In disorienting times of economic hardship and insecurity, the appeal of populist nationalism to a past reconstructed as taken-for-granted ‘tradition’ strikes a chord in many countries. It focuses on issues of culture and identity, offering a simple but intoxicating narrative, often delivered with charisma but accompanied by disturbing echoes of prewar, fascist rhetoric.

The rise of far-right parties has been aided and abetted by the appeasement strategy of their opponents. Chunks of the orthodox right, such as the Partido Popular in Spain and Les Républicains in France, have been flirting with the far right. During the European elections, the European Commission president, Ursula van der Leyen, indicated that she would be open to a deal with the far-right European Conservatives and Reformists group in the parliament afterwards.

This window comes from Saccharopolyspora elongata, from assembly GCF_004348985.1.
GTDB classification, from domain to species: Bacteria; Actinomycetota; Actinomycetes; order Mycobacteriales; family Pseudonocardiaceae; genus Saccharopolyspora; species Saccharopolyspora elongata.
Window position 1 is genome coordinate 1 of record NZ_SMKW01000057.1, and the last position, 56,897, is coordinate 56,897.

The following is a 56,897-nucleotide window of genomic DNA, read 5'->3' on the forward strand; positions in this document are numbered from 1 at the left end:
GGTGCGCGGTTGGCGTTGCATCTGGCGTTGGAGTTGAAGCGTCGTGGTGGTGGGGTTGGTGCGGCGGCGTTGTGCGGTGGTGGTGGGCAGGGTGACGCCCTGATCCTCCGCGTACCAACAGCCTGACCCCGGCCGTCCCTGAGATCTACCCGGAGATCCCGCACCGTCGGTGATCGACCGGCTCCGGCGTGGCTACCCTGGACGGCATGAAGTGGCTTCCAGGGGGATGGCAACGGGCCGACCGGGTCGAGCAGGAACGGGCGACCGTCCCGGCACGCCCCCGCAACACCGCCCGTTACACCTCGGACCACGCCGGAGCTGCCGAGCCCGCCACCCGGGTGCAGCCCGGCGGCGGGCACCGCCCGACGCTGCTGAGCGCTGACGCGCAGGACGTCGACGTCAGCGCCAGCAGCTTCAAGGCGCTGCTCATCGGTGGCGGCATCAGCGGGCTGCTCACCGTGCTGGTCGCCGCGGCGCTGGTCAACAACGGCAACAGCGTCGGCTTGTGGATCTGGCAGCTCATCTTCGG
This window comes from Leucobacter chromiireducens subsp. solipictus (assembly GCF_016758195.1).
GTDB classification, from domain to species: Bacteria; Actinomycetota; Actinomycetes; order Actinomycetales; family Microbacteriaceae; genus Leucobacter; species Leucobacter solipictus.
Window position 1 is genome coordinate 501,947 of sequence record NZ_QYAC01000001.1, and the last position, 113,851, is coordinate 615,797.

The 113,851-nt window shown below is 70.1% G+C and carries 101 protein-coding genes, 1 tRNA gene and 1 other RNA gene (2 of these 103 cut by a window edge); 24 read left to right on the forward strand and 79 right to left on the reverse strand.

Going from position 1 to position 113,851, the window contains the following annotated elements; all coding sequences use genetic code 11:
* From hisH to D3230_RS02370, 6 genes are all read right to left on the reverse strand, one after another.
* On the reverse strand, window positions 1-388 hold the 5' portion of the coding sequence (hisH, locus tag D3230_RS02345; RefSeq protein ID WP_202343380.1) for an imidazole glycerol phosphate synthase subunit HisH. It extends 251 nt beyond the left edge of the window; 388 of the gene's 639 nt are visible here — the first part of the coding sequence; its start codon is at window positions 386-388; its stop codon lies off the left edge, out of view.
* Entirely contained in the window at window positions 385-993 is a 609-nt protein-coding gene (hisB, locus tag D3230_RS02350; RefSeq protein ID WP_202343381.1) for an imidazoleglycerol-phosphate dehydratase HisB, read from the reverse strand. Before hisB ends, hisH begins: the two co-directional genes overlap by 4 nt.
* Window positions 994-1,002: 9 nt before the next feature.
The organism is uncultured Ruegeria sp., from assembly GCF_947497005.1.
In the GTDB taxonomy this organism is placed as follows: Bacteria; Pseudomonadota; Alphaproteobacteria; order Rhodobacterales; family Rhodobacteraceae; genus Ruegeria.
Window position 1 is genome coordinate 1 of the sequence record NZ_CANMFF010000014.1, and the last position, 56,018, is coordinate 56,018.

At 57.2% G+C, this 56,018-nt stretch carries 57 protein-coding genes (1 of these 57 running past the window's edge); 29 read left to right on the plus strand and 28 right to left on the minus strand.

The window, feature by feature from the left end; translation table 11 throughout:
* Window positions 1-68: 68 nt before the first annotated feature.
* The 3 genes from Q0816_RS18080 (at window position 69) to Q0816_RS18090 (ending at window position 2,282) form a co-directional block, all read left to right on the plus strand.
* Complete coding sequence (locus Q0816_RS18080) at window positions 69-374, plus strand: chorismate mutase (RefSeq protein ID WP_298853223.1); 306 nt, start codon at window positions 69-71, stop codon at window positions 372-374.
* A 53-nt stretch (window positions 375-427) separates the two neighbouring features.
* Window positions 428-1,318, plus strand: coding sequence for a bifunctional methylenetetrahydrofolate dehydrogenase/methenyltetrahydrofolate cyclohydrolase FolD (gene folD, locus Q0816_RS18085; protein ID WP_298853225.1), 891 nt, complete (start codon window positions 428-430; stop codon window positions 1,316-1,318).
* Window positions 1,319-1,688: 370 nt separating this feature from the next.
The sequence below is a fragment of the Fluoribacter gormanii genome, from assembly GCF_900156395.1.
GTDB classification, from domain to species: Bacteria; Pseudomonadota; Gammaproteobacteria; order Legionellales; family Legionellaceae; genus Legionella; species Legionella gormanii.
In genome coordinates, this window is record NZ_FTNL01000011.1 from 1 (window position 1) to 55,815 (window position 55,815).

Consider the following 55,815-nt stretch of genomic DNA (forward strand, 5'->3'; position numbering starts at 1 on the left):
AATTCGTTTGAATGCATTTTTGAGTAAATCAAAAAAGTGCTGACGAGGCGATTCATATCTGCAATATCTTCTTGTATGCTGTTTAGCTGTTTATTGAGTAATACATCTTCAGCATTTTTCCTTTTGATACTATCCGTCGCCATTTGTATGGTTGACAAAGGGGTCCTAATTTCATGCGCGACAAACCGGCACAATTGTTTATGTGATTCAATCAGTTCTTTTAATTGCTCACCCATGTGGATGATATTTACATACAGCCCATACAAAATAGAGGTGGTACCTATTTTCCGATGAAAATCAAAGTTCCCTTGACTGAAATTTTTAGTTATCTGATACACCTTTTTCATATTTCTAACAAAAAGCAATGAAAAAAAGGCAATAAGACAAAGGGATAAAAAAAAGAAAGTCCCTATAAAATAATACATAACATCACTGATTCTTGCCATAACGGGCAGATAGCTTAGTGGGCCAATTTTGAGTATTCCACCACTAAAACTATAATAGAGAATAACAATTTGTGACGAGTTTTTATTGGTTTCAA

Even some on the left, as in Denmark, have been scrambling to accommodate elements of the national-populist agenda, particularly on ‘immigration’. And it has been a similar story in the United Kingdom, with the Conservative government ever more anxious to echo the tropes of the far right on people movement and ‘culture wars’.

Largely unchallenged

Yet the national-populist narrative has remained largely unchallenged—despite its incoherence. At the far-right jamboree in Madrid before the European elections, hosted by Vox, the new president of Argentina, Javier Milei, espoused a ‘libertarian’, minimal-tax economics, reminiscent of the last UK prime minister (briefly), Liz Truss, on speed. In the audience sat Marine Le Pen of Rassemblement National, which promotes a protectionist agenda for French workers.